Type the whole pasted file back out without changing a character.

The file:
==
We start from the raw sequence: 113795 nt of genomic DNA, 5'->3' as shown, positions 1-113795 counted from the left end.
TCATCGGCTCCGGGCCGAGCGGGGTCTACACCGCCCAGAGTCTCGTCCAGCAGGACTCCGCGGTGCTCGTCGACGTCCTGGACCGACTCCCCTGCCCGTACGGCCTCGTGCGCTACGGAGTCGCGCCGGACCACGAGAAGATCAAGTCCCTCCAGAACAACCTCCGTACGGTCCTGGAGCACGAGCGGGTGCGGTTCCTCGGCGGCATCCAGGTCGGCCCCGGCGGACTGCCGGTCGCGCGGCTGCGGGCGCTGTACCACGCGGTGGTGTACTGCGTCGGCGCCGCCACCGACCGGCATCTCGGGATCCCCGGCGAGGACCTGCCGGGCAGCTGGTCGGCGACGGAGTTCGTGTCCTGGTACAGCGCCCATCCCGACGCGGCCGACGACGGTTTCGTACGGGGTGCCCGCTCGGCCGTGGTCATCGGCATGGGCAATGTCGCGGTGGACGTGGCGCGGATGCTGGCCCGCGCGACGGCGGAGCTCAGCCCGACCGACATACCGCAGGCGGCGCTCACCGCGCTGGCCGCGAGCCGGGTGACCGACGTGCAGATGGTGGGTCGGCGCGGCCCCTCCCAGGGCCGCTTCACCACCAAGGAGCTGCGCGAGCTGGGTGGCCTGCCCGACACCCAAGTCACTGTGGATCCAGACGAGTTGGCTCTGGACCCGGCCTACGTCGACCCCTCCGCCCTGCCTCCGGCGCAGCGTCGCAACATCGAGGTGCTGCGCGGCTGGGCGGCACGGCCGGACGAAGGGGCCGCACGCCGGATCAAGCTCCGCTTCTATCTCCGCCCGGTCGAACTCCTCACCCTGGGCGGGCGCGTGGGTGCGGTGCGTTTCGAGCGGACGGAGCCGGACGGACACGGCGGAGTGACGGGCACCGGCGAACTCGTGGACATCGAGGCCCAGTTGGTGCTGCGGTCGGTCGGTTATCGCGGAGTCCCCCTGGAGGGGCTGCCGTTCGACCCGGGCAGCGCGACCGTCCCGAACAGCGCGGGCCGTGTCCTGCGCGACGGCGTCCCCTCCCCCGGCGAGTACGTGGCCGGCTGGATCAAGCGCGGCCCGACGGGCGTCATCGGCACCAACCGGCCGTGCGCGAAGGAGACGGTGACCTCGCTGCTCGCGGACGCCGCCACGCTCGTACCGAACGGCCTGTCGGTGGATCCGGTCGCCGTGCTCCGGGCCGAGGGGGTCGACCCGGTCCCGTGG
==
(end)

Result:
We start from the raw sequence: 113795 nt of genomic DNA, 5'->3' as shown, positions 1-113795 counted from the left end.
TCATCGGCTCCGGGCCGAGCGGGGTCTACACCGCCCAGAGTCTCGTCCAGCAGGACTCCGCGGTGCTCGTCGACGTCCTGGACCGACTCCCCTGCCCGTACGGCCTCGTGCGCTACGGAGTCGCGCCGGACCACGAGAAGATCAAGTCCCTCCAGAACAACCTCCGTACGGTCCTGGAGCACGAGCGGGTGCGGTTCCTCGGCGGCATCCAGGTCGGCCCCGGCGGACTGCCGGTCGCGCGGCTGCGGGCGCTGTACCACGCGGTGGTGTACTGCGTCGGCGCCGCCACCGACCGGCATCTCGGGATCCCCGGCGAGGACCTGCCGGGCAGCTGGTCGGCGACGGAGTTCGTGTCCTGGTACAGCGCCCATCCCGACGCGGCCGACGACGGTTTCGTACGGGGTGCCCGCTCGGCCGTGGTCATCGGCATGGGCAATGTCGCGGTGGACGTGGCGCGGATGCTGGCCCGCGCGACGGCGGAGCTCAGCCCGACCGACATACCGCAGGCGGCGCTCACCGCGCTGGCCGCGAGCCGGGTGACCGACGTGCAGATGGTGGGTCGGCGCGGCCCCTCCCAGGGCCGCTTCACCACCAAGGAGCTGCGCGAGCTGGGTGGCCTGCCCGACACCCAAGTCACTGTGGATCCAGACGAGTTGGCTCTGGACCCGGCCTACGTCGACCCCTCCGCCCTGCCTCCGGCGCAGCGTCGCAACATCGAGGTGCTGCGCGGCTGGGCGGCACGGCCGGACGAAGGGGCCGCACGCCGGATCAAGCTCCGCTTCTATCTCCGCCCGGTCGAACTCCTCACCCTGGGCGGGCGCGTGGGTGCGGTGCGTTTCGAGCGGACGGAGCCGGACGGACACGGCGGAGTGACGGGCACCGGCGAACTCGTGGACATCGAGGCCCAGTTGGTGCTGCGGTCGGTCGGTTATCGCGGAGTCCCCCTGGAGGGGCTGCCGTTCGACCCGGGCAGCGCGACCGTCCCGAACAGCGCGGGCCGTGTCCTGCGCGACGGCGTCCCCTCCCCCGGCGAGTACGTGGCCGGCTGGATCAAGCGCGGCCCGACGGGCGTCATCGGCACCAACCGGCCGTGCGCGAAGGAGACGGTGACCTCGCTGCTCGCGGACGCCGCCACGCTCGTACCGAACGGCCTGTCGGTGGATCCGGTCGCCGTGCTCCGGGCCGAGGGGGTCGACCCGGTCCCGTGG